Date Published: January 13, 2010
Publisher: Public Library of Science
Author(s): John L. Cisne, Robert M. Ziomkowski, Steven J. Schwager, Enrico Scalas. http://doi.org/10.1371/journal.pone.0008661
Abstract: Philologists reconstructing ancient texts from variously miscopied manuscripts anticipated information theorists by centuries in conceptualizing information in terms of probability. An example is the editorial principle difficilior lectio potior (DLP): in choosing between otherwise acceptable alternative wordings in different manuscripts, “the more difficult reading [is] preferable.” As philologists at least as early as Erasmus observed (and as information theory’s version of the second law of thermodynamics would predict), scribal errors tend to replace less frequent and hence entropically more information-rich wordings with more frequent ones. Without measurements, it has been unclear how effectively DLP has been used in the reconstruction of texts, and how effectively it could be used. We analyze a case history of acknowledged editorial excellence that mimics an experiment: the reconstruction of Lucretius’s De Rerum Natura, beginning with Lachmann’s landmark 1850 edition based on the two oldest manuscripts then known. Treating words as characters in a code, and taking the occurrence frequencies of words from a current, more broadly based edition, we calculate the difference in entropy information between Lachmann’s 756 pairs of grammatically acceptable alternatives. His choices average 0.26±0.20 bits higher in entropy information (95% confidence interval, P = 0.005), as against the single bit that determines the outcome of a coin toss, and the average 2.16±0.10 bits (95%) of (predominantly meaningless) entropy information if the rarer word had always been chosen. As a channel width, 0.26±0.20 bits/word corresponds to a 0.790.79+0.09−0.15 likelihood of the rarer word being the one accepted in the reference edition, which is consistent with the observed 547/756 = 0.72±0.03 (95%). Statistically informed application of DLP can recover substantial amounts of semantically meaningful entropy information from noise; hence the extension copiosior informatione lectio potior, “the reading richer in information [is] preferable.” New applications of information theory promise continued refinement in the reconstruction of culturally fundamental texts.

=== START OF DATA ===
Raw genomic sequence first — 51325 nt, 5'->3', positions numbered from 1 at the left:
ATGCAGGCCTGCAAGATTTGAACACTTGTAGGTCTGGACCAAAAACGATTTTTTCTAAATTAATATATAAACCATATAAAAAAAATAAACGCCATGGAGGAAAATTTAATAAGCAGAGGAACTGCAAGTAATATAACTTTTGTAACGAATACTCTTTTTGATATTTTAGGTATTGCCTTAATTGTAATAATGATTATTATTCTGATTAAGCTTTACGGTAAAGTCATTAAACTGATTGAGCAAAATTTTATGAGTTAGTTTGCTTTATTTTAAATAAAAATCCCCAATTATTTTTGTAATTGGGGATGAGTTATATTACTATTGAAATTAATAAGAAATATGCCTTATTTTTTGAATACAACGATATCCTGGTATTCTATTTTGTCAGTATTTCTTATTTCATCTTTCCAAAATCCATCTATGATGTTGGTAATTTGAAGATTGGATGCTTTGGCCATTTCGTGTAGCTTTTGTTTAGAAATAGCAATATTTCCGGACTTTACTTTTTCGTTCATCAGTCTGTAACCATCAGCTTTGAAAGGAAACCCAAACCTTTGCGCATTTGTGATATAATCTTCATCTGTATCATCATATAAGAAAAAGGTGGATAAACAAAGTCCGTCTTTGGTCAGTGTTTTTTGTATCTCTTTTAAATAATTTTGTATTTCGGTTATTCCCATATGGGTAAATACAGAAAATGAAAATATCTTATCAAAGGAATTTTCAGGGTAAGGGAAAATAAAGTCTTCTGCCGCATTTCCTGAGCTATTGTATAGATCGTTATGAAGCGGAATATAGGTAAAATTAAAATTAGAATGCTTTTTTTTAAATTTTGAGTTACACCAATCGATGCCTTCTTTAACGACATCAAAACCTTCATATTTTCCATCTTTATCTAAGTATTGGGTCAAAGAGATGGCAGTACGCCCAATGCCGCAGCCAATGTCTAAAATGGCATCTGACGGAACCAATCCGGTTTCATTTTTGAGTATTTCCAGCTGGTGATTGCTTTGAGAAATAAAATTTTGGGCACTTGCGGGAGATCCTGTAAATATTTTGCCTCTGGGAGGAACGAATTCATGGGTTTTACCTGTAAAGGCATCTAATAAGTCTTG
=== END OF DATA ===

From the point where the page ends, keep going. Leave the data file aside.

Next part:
Partial Text: How accurately have culturally fundamental texts been transmitted to the present by way of variously miscopied manuscripts? If the accuracy can be measured, can it be improved, and if so, how? Philology traditionally has been concerned almost entirely with information of the semantic kind, that is, with meaning. Here we are concerned instead with what has been called entropy information, information entropy, and Shannon entropy (and sometimes negentropy in recognition that a higher information content corresponds to a higher degree of disorder). In the first study of its kind, we measure the accuracy of transmission in bits/word of meaningful entropy information. The case in point is one of acknowledged editorial excellence and cultural importance: the reconstruction of Lucretius’s De Rerum Natura, beginning with Lachmann’s 1850 edition , a defining example of modern textual criticism –.
Our results suggest that the difficilior lectio potior principle (DLP) can indeed be useful as an editorial rule of thumb. This is consistent with the notion that the early philologists who framed DLP had prescient understanding of information as a probabilistic phenomenon.